Terry Notary in a movement capture suit during the filming of Rise of the Planet of the Apes. Photo by Sigtor Kildal, Courtesy Notary

Meet the Motion Capture Star Who Brings Hollywood's Creatures to Life

When Hollywood needs to build a fantasy world populated with extraordinary creatures, they call Terry Notary.

The former gymnast and circus performer got his start in film in 2000 when Ron Howard asked him to teach the actors how to move like Whos for How the Grinch Stole Christmas. Notary has since served as a movement choreographer, stunt coordinator and performer via motion capture technology for everything from the Planet of the Apes series to The Hobbit trilogy, Avatar, Avengers: Endgame and this summer's The Lion King.

Since opening the Industry Dance Academy with his wife, Rhonda, and partners Maia and Richard Suckle, Notary also offers movement workshops for actors in Los Angeles.


He recently spoke with Dance Magazine about his process of bringing all kinds of creatures to life on screen.

How He Shapes Each Character's Movement

"I've played apes, birds, dogs, the Hulk, goblins, aliens and all types of abominations, but the process for every role is kind of alike. I try not to picture what I'm going to do—I start from a place of freedom and just play, like a child.

"Finding the details of the movement is kind of like writing—you take a road and explore it. I usually start moving, thinking about the character's past, what shapes them, and how it would affect how they behave and move. I think, If the character were an object, what would it be? Maybe it's crumpled tinfoil or a feather.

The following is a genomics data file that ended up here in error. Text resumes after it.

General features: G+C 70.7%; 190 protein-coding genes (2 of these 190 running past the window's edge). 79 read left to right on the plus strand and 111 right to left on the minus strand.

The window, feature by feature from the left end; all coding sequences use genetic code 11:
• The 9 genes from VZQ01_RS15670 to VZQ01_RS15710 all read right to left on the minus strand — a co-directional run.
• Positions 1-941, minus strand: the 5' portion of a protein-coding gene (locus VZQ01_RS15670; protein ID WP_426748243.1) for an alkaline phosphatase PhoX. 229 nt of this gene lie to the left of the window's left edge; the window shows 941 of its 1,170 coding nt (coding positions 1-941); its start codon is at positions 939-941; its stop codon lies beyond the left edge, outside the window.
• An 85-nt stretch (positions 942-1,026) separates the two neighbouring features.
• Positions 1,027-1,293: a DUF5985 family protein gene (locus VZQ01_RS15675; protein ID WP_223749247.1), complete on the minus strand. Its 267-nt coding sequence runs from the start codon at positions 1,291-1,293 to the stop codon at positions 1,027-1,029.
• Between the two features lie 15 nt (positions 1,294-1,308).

"I eventually find a cadence for the character's walk. A really solid, heroic character might be in a four-count, but something evil or off-kilter is in a one-, three- or five-count. What drives the character might also drive their movement. What's it like to be propelled by their guts, their back or their head? Are they pulled and resisting, or being pushed?

"A lot of creature performers will put on an outside tension, like 'Grrr,' to become a monster, so anger is right on the surface. I prefer to start from something internal, like how this monster thinks it is right in the bad thing it's doing. Maybe there's a sickness that created that idea. It's more than one-dimensional."

What His Research Process is Like

"For the Planet of the Apes films, I discovered that I had to watch real apes as if they were humans in ape suits. Viewing them through that lens helped me find what would work for these sentient apes.

"For Mowgli: Legend of the Jungle, I studied wolves—not just their movement but the social structure of the pack. Their constant awareness of where they stand in the group informed the movement. The alpha is the only one who is semi-relaxed, but he's always watching his back a little bit, too."

Why He's Always Studying Movement

"People go to their phones like pacifiers now, but I use those moments to study others. You can see a person's history in the way that they walk. You notice the difference between someone who owns every step and someone who is apologetic in their movement. It's our job to let people live through our performance, so we have to be vehicles—and students—of expression."

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Clockwise from top left: Photo by Loreto Jamlig, Courtesy Ladies of Hip-Hop; Wikimedia Commons; Photo by Alexander Iziliaev, Courtesy Pennsylvania Ballet; Natasha Razina, Courtesy State Academic Mariinsky Theatre; Photo by Will Mayer for Better Half Productions, Courtesy ABT

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